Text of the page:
B (Very Good) Very good work that demonstrates a thorough understanding of the course material and far exceeds the basic project requirements.

B-­ (Good) Good work that demonstrates a thorough understanding of the course material and exceeds the basic project requirements.

C+ (Satisfactory) Satisfactory work that meets basic project requirements and demonstrates good understanding of the material.

C (Satisfactory) Satisfactory work that meets basic project requirements and somewhat demonstrates good understanding of the material.

D (Poor) Satisfactory work that meets basic project requirements and demonstrates some understanding of the material (not a thorough understanding).

F (Failure) Unsatisfactory work which shows insufficient effort or comprehension.

Safety Information

Students in the School of Visual Arts may find themselves working in the shop or in their studios or classrooms using a variety of power and hand held equipment, which may cause injury. Students should use the shop only after having received an orientation in the use of such equipment and when supervised by faculty or shop personnel. Should any injuries occur, in the shop, studios, or classrooms in the School of Visual Arts, please report them to Matthew Olsen, Art Shop Coordinator, Room 108­A Visual Arts Building, Phone: 814­865­3962, email:[email protected].

Student Resources

Are you going through something that is preventing you from attending class or completing coursework? Visit Counseling & Psychological Services (CAPS)

If you are working in the studio late at night, Auxiliary Police will walk you home. Call 814-865-WALK for ‘Safe Walk’ service.

Academic Integrity

University Policies and Rules Guidelines states that academic integrity is the pursuit of scholarly activity in an open, honest and responsible manner. Academic integrity is a basic guiding principle for all academic activity at The Pennsylvania State University, and all members of the University community are expected to act in accordance with this principle. Consistent with this expectation, the University’s Code of Conduct states that all students should act with personal integrity, respect other students’ dignity, rights and property, and help create and maintain an environment in which all can succeed through the fruits of their efforts. Academic integrity includes a commitment not to engage in or tolerate acts of falsification, misrepresentation or deception. Such acts of dishonesty violate the fundamental ethical principles of the University community and compromise the worth of work completed by others.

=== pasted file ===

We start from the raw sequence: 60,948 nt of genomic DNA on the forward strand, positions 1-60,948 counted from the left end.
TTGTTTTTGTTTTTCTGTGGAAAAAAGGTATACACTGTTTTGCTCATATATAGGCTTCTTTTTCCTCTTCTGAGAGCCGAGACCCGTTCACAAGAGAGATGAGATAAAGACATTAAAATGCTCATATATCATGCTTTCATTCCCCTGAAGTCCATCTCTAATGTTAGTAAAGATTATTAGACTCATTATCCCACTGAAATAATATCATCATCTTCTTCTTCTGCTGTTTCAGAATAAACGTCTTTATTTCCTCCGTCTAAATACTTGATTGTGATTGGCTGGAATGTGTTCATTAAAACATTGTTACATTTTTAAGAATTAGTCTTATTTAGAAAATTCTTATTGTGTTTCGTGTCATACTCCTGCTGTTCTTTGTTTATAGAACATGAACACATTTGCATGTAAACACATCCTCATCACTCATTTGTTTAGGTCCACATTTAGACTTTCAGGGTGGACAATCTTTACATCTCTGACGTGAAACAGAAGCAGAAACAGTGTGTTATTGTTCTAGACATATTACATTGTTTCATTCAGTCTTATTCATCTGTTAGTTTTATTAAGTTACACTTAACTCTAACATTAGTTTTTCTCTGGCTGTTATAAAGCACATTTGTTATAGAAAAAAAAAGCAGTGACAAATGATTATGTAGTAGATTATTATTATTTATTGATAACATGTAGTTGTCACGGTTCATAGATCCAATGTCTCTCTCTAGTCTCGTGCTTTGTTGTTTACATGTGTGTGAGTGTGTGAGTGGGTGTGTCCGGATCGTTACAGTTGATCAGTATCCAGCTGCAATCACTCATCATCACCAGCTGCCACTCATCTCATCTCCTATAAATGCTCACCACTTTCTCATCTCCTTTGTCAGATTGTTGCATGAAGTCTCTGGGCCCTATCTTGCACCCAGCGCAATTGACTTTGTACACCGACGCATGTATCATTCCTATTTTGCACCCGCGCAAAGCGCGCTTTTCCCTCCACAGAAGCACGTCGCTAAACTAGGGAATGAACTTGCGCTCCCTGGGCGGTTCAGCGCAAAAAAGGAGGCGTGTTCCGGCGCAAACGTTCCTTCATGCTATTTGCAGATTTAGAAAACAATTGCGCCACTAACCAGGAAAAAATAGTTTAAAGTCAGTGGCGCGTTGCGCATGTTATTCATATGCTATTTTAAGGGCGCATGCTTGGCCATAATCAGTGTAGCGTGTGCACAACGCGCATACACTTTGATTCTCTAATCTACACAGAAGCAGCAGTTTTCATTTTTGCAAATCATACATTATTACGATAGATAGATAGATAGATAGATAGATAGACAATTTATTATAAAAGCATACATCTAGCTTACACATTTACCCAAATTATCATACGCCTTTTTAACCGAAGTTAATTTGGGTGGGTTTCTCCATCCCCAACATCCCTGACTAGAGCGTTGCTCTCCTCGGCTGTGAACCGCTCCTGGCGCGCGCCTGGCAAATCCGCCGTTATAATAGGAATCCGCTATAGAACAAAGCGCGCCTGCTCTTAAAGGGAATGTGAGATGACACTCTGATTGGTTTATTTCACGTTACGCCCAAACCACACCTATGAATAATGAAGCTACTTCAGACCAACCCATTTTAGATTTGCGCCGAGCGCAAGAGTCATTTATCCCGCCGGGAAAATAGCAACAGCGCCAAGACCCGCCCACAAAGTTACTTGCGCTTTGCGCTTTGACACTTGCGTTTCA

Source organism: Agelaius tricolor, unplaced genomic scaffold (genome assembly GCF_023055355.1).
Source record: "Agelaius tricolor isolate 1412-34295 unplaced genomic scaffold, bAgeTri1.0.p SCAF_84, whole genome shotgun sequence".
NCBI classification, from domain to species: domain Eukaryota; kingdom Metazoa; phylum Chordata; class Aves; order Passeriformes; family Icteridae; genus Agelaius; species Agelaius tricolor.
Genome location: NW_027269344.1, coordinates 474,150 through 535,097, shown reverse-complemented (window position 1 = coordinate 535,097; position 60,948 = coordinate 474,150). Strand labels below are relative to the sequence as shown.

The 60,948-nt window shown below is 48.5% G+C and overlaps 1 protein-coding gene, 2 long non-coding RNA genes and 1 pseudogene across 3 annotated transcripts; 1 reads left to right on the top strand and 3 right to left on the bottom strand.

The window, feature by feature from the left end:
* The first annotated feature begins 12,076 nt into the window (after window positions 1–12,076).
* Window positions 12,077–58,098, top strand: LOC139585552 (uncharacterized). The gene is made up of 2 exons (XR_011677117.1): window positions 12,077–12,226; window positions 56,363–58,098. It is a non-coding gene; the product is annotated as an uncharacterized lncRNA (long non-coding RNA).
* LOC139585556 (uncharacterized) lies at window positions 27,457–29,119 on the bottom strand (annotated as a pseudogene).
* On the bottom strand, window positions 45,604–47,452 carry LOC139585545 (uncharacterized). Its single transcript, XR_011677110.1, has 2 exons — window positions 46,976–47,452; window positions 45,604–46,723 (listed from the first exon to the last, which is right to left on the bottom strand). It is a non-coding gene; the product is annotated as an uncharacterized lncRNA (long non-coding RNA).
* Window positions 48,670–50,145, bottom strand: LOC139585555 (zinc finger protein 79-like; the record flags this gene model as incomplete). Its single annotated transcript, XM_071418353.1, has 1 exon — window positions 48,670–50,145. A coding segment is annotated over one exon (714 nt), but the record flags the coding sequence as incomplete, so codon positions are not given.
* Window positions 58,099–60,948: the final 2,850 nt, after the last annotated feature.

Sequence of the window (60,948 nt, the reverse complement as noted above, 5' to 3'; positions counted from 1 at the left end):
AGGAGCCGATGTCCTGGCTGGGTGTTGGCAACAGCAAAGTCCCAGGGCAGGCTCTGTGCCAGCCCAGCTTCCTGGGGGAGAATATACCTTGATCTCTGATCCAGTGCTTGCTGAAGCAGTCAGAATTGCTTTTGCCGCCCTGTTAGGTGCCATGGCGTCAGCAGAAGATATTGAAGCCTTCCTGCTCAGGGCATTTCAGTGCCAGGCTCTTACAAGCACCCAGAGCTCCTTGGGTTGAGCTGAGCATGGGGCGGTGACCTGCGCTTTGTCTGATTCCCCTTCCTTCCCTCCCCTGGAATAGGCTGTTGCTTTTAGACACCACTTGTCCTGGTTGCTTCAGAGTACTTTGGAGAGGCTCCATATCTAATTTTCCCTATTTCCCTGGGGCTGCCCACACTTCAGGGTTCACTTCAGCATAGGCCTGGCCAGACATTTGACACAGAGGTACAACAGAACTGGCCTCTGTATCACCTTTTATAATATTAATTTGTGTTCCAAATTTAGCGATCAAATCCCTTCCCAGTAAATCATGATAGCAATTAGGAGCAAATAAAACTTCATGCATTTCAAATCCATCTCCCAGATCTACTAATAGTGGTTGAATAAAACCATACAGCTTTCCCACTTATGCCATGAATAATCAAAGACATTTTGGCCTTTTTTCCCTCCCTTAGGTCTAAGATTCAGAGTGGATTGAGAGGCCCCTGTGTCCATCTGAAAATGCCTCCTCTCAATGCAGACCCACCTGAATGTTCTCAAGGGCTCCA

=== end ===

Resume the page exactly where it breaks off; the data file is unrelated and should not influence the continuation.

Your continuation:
Academic dishonesty includes but is not limited to acts such as cheating on exams or assignments; plagiarizing the words or ideas of another; fabricating information or citations; facilitating acts of academic dishonesty by others; claiming authorship of work done by another person; submitting work completed in previous classes; and/or submitting the same work to multiple classes in which a student is enrolled simultaneously.

Disability Policy

Penn State welcomes students with disabilities into the University’s educational programs. Every Penn State campus has an office for students with disabilities. The Office for Disability Services (ODS) Web site provides contact information for every Penn State campus: For further information, please visit the Office for Disability Services Web site:

In order to receive consideration for reasonable accommodations, you must contact the appropriate disability services office at the campus where you are officially enrolled, participate in an intake interview, and provide documentation: If the documentation supports your request for reasonable accommodations, your campus’s disability services office will provide you with an accommodation letter. Please share this letter with your instructors and discuss the accommodations with them as early in your courses as possible. You must follow this process for every semester that you request accommodations.

Exam Policy

An integral aspect this class is viewing, discussing, and responding to your own work and the work of your peers. The group critique is at all times a comfortable and constructive environment designed for in­depth analysis and evaluation. Through this process, each student will learn how to respond and challenge the formal (aesthetic), conceptual (idea) and interpretative (understanding) characteristics of any given artwork. Most importantly, the critique environment will push you to question and resolve your own artistic production. As with producing work, there are unlimited ways in which art can be approached and considered. If your assignment is not complete for the critique, your grade on that assignment will be lowered by one full letter for each class day it is late. You are required to attend critiques even if your work is not complete.